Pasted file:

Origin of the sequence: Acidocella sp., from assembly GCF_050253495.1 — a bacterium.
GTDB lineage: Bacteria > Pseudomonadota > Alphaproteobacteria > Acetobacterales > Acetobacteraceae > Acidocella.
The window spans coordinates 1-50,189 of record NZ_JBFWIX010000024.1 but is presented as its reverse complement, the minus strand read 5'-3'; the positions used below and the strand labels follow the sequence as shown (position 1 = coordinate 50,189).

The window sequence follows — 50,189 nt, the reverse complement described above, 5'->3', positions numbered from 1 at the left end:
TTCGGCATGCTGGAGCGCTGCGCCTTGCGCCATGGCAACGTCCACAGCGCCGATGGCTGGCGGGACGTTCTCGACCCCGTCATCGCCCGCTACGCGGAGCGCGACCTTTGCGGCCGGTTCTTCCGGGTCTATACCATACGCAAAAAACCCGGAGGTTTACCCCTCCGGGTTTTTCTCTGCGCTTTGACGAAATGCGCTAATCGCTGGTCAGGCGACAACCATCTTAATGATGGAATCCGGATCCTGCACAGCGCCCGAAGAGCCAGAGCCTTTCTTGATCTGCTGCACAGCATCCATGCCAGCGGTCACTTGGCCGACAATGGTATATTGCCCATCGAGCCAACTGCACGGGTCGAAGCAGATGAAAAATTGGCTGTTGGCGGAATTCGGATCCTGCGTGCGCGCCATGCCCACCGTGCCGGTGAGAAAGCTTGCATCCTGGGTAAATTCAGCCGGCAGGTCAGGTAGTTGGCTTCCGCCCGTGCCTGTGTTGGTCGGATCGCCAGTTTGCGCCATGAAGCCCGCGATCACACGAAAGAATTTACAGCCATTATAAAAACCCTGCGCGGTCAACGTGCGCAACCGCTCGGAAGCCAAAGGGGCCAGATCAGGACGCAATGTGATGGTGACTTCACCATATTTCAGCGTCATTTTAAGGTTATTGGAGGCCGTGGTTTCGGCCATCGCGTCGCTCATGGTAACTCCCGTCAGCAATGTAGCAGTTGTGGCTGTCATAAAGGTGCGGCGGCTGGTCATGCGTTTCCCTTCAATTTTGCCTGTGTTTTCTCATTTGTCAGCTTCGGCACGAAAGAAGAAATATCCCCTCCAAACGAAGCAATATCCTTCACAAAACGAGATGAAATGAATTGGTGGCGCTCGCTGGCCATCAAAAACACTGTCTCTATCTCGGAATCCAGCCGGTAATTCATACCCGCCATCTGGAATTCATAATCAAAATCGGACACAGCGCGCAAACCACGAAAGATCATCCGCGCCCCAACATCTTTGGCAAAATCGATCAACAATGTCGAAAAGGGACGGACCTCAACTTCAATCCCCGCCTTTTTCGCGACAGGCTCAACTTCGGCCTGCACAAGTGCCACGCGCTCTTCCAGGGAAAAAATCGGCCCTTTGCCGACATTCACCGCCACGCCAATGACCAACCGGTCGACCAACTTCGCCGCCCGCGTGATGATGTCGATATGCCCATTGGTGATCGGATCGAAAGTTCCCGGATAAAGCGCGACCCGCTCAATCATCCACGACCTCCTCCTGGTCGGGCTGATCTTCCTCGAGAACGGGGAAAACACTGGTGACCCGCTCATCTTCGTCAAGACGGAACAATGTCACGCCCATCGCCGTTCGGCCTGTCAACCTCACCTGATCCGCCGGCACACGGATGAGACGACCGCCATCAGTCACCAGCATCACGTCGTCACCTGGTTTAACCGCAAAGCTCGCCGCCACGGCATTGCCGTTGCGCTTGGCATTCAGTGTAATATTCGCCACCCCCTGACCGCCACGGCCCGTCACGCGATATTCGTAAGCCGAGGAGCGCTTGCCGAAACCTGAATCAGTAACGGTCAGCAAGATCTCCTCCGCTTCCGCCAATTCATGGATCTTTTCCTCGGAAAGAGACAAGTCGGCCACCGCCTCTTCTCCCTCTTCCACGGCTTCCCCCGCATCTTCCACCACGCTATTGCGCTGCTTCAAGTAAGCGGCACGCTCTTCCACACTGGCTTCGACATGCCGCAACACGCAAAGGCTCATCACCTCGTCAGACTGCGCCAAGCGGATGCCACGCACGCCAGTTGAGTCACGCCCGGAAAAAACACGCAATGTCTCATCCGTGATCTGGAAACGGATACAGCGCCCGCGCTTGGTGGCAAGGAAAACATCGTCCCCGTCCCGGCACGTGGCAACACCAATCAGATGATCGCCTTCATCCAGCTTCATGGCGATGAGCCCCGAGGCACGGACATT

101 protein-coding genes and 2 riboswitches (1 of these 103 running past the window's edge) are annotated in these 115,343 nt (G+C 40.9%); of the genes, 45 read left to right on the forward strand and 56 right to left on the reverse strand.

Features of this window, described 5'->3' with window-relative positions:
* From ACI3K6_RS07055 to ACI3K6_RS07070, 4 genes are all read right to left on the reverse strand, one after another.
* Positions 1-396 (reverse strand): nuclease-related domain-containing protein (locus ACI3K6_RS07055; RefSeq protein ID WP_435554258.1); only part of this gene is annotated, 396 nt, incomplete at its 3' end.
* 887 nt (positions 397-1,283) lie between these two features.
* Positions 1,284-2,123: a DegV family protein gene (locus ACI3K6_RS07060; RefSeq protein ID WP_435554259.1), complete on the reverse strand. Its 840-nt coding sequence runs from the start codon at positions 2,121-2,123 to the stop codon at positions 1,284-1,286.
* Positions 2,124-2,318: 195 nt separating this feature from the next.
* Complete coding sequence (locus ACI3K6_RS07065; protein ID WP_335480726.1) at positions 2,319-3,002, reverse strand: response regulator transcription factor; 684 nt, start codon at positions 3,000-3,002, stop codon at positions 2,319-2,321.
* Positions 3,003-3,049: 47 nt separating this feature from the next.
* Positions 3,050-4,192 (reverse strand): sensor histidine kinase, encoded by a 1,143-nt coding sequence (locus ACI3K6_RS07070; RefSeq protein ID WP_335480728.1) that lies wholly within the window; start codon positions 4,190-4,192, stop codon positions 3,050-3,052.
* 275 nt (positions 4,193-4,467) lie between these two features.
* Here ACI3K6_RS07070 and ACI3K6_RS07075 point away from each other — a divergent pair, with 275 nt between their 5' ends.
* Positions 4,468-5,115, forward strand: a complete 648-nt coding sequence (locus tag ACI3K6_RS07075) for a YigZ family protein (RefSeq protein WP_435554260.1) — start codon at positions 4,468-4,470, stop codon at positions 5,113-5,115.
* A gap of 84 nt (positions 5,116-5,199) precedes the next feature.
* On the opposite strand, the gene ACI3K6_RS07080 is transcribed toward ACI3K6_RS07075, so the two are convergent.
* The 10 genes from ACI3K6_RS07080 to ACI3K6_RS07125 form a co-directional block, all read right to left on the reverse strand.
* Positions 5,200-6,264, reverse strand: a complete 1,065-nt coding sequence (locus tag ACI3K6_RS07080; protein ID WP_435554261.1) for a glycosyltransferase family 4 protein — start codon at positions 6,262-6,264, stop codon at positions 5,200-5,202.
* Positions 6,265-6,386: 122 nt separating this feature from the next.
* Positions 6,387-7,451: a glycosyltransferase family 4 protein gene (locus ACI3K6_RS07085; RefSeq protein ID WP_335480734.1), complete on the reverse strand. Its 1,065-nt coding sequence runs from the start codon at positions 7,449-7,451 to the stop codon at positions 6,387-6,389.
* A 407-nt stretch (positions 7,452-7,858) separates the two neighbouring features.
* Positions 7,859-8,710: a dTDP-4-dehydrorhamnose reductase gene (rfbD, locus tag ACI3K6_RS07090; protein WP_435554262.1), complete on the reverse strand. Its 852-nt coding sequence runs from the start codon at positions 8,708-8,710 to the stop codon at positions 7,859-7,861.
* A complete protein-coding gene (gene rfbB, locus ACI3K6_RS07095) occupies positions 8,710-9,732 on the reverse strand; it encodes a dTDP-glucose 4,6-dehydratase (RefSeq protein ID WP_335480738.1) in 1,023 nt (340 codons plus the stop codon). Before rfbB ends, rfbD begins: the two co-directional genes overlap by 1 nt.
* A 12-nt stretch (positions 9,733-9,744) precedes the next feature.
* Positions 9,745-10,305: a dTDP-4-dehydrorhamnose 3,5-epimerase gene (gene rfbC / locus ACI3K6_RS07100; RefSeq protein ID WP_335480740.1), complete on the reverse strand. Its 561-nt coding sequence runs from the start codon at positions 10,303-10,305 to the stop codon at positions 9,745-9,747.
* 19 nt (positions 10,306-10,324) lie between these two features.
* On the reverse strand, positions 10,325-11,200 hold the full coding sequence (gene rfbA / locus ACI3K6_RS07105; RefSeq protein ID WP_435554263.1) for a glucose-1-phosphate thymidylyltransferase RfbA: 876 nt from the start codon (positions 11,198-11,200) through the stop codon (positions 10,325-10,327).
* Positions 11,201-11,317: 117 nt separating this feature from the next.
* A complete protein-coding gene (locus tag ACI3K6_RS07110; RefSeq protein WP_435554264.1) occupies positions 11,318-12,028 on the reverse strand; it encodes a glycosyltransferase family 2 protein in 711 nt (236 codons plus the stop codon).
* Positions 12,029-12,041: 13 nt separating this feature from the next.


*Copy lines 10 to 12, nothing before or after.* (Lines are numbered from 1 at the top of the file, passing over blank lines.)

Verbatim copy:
* 887 nt (positions 397-1,283) lie between these two features.
* Positions 1,284-2,123: a DegV family protein gene (locus ACI3K6_RS07060; RefSeq protein ID WP_435554259.1), complete on the reverse strand. Its 840-nt coding sequence runs from the start codon at positions 2,121-2,123 to the stop codon at positions 1,284-1,286.
* Positions 2,124-2,318: 195 nt separating this feature from the next.